One of my heretofore unmentioned projects for this blog is digitizing and mixing the original, 1991 5-song demo from my college band The MayTricks, so here’s the first tune: “Run Away.” I’ve also posted an mp3 of the eventual 1993 album version of the tune for comparison. I like the demo better, I think, though the album version has its charms.
During high school, I fantasized heavily about what a kick-ass band I was going to get going in college given the amount of talent that would undoubtedly be available there. During my freshman year I attempted to get an all-songwriter band going, and the only person who stuck out of that was Steve Petrinko, who became my co-conspirator in forming The MayTricks. The initial line-up of the band came together in our sophomore year and included two freshman, a guitarist named Dave Roof and a keyboardist named Josh Fielstra, both of whom were actually pretty great players. Those guys, along with a 26-year-old named Rich Stapleton who played with us for about a week, played the tunes on this demo, the instruments for which were recorded live to two tracks of a 4-track Tascam cassette portable studio. I recorded all the vocals myself after the fact, though some of the live singing bled through here.
This song in particular I wrote when I was 16 and was the first tune I ever recorded (by myself) and then performed, originally with my high school band The Backdrop. I made five studio recordings of the song in high school (it was one of only about three original songs the Backdrop had), then these two with the MayTricks, and I’ve got an unfinished, hi-fi version mostly recorded from 2006 just to give the thing some closure, which I’ll eventually post. The lyrics are total cheese dip, as is the 50s verse and the 1-4-5 chorus, but I’ve still always liked it, and I think this demo version, despite some rhythmically sloppy and/or out-of-tune parts of it, works overall better than the eventual album version, which featured only Steve and I from the original band, plus Geoff Esty imitating a synth with a weird guitar effect and also playing some classical and Brian Drake on rhythm guitar.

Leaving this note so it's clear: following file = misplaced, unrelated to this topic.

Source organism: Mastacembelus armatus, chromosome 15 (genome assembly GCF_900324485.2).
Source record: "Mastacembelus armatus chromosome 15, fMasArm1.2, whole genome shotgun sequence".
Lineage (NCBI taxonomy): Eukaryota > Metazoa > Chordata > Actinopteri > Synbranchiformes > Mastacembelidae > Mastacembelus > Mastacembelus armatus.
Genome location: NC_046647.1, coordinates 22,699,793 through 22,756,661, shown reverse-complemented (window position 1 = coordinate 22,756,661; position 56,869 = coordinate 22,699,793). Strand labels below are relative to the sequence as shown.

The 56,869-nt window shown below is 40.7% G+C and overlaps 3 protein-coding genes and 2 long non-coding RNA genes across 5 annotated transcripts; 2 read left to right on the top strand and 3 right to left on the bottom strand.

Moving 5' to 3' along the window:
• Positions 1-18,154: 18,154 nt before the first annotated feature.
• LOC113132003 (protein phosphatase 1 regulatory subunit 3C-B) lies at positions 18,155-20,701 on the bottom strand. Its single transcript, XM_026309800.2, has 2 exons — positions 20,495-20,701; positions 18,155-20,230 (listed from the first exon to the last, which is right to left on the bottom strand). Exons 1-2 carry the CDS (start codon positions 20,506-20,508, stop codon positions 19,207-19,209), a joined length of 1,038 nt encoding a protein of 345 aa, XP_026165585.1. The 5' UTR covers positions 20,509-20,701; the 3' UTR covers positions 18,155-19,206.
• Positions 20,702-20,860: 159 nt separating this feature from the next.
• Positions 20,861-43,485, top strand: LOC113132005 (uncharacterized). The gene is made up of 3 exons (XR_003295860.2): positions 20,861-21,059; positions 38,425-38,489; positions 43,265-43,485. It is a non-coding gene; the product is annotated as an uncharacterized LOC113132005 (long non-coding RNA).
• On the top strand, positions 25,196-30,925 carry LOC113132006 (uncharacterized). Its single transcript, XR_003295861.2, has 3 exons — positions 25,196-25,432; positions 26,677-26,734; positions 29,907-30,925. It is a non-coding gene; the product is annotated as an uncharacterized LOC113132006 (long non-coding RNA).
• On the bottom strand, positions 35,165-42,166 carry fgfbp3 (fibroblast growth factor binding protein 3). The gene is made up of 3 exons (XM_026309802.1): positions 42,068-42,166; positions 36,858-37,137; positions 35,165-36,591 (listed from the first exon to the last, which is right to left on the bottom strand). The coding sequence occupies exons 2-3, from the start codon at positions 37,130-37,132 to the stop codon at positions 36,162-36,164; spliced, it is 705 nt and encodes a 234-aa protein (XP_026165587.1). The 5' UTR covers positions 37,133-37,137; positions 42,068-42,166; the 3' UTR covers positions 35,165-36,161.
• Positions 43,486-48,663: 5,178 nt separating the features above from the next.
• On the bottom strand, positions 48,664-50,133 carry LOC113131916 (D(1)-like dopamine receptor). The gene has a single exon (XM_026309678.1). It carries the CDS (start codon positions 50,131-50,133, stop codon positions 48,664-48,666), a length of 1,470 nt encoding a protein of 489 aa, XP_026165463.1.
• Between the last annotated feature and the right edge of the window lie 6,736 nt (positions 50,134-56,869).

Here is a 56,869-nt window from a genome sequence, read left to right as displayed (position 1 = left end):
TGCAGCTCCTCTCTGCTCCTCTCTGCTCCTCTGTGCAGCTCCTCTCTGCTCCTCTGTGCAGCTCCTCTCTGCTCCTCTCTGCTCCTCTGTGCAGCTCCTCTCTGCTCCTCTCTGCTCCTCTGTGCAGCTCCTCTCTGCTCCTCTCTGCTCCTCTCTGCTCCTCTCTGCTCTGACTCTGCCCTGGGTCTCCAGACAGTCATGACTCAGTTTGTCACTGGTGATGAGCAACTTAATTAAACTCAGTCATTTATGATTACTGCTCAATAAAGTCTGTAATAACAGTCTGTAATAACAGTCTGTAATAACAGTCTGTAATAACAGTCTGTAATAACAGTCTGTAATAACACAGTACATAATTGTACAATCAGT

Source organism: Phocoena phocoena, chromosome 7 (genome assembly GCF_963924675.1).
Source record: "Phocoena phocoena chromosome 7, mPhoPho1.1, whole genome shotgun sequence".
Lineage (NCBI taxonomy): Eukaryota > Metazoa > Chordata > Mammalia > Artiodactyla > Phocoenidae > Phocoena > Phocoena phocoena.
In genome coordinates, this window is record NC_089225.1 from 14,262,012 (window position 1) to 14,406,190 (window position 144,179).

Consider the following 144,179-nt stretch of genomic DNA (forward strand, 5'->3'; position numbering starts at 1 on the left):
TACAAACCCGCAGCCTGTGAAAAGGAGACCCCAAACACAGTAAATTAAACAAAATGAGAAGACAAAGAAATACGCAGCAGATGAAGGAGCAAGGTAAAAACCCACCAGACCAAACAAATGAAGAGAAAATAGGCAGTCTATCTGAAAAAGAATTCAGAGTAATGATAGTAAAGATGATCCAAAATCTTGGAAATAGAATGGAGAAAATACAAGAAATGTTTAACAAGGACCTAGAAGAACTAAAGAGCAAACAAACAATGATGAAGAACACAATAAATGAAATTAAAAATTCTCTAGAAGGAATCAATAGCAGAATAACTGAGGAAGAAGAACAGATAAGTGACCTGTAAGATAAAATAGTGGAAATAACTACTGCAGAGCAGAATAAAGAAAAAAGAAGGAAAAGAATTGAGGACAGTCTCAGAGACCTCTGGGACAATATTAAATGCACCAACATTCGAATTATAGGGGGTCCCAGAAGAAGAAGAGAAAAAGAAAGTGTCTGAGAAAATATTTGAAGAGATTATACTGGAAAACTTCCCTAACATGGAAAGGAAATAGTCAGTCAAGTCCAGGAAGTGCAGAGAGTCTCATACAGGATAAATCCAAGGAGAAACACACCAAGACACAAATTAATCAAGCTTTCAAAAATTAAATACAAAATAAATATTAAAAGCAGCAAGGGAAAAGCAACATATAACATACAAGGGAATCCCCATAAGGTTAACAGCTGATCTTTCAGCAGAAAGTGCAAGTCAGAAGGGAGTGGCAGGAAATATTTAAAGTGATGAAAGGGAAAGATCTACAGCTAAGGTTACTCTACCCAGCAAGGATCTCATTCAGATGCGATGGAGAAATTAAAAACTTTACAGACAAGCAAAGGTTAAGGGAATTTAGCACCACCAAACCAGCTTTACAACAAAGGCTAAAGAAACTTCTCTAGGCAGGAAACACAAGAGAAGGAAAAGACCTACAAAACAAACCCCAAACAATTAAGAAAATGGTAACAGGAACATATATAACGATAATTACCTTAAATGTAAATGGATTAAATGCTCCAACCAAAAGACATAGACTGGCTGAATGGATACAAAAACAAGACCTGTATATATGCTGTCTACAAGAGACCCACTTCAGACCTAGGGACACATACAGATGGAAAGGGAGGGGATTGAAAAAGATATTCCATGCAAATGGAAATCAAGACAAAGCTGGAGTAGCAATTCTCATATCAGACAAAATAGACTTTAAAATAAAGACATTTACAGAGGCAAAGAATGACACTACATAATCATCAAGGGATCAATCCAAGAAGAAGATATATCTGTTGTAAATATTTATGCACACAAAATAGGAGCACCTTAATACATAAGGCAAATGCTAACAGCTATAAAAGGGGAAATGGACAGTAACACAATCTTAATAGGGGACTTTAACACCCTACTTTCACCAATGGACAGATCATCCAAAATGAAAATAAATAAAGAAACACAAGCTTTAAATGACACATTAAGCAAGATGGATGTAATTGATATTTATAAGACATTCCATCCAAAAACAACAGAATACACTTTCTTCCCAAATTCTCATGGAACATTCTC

Philosophical thought of the post: To what extent can you enjoy the creative products of your naive youth? I’ll be honest: even though these lyrics are cheesy, they’re much better than anything I’d written earlier, and I could still choke them out without being utterly embarrassed.